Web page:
Missing Link: Review by @Kush_Hayes
Smart move on Annapurna Pictures for charging Laika Studios to make them a 95 min stop motion adventure buddy comedy between an unlikely odd couple of Pompous Nobelman who wants to be accepted by his peers and the Last Sasquatch in 19th Century Washington State looking to not be alone any more. Its a fantastic combination that is fun for the whole family and isnt going to make you fall asleep or your children less intelligent.
Like all animated films these days its got a celebrity cast featuring Zoe Saldana and Timothy Olyphant, both of whom youre happy to hear. But its the chemistry between Hugh Jackman and Zach Galifianakis mixed with the ever expanding and evolving technology in Laika Studios that carries this movie all the way and feels so immersive that you have to remind yourself that this is still an animated movie. Its attention to the smallest details that made the biggest impact with me. Example, theres an act that takes place on ship crossing the Atlantic, and the ocean looks amazing, then with the rocking of the ship, small pieces of furniture are sliding about on the decks and in the cabins, affecting our characters conversation. Its so impressive that one nitpick I have is that unlike Kubo and the Two Strings, we only got one real BTS sequence in the films credits. Im just saying Id like to see more about the process of making this film. Perhaps a good reason to pick it up on home media.
Missing Link marks Writer/Director Chris Butler second project for Laika, and makes me wonder if I somehow got Para Norman confused with Franken Weenie when it came out. Regardless, it makes me want to find a copy of Franken Weenie. Chris Butlers story in Missing Link is full of fantastic locations, and most importantly characters that you feel are real. Characters he somehow gets to emote to a degree where you feel like our heroes may be in danger. Speaking of danger, this movie does not pull any punches on consequences for negative actions. Be it with our heroes or their antagonists, there is a price that is paid for negative selection. And when our heroes are in a bind, where they are seconds away from doom, they manage to find a way to get out of the situation by being clever and using their wits.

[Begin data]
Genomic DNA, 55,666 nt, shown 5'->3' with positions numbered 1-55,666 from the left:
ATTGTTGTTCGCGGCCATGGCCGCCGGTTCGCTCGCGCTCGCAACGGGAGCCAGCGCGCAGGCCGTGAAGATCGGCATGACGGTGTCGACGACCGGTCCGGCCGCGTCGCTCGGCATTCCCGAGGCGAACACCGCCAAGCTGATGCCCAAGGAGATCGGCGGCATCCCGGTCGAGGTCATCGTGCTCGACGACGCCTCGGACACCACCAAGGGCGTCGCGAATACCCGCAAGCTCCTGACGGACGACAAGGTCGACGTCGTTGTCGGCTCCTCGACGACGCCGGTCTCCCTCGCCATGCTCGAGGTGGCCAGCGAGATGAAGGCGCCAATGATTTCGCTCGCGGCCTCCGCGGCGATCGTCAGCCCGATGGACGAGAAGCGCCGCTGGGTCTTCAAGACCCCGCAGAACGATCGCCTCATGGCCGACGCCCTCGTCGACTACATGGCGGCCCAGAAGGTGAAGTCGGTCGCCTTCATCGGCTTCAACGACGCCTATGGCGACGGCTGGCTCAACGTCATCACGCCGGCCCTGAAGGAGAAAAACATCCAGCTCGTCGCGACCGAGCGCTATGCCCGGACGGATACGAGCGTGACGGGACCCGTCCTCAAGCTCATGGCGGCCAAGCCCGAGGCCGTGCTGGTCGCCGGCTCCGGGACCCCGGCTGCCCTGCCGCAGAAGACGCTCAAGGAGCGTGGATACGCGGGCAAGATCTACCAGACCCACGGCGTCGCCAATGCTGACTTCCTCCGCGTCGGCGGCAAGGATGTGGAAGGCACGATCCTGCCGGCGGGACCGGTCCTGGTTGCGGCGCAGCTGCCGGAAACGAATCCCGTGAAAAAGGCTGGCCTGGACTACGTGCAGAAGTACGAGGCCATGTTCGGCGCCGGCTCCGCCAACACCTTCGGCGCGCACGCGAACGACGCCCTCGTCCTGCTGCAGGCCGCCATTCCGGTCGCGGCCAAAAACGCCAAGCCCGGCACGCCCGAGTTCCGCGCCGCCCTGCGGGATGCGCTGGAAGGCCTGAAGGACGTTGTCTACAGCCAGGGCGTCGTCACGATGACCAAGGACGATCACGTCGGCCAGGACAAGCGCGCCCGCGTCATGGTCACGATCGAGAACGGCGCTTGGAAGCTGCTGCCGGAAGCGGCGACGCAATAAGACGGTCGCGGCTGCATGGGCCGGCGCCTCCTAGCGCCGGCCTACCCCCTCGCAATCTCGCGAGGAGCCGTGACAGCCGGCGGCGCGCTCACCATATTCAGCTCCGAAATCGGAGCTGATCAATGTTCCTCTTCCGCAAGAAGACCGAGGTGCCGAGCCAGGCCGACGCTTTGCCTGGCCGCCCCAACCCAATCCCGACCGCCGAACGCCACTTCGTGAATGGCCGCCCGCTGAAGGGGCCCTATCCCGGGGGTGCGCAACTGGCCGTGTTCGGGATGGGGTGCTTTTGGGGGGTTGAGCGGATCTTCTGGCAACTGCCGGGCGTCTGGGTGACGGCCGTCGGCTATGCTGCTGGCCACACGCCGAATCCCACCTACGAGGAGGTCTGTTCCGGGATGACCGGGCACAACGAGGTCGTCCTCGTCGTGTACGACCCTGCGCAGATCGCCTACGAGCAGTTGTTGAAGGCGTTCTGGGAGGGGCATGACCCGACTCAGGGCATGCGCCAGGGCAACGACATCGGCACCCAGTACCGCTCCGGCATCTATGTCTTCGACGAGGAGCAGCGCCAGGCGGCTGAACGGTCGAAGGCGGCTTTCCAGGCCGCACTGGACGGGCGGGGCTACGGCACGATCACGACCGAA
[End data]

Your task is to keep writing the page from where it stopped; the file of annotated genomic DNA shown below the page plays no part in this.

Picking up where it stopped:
If I have to discuss any negatives, I think its ten minutes too long, and could do without relying on head trauma to sell a joke past the rule of three which they exceed at least by double. It really is only those reasons Im not giving this movie a higher rating.
In the vein of Abbott and Costello, Farley and Spade, and even Tom and Jerry, I would look forward to seeing more from the team of [Sir Lionel] Frost and [Susan] Link.
Four out of Six Blueberries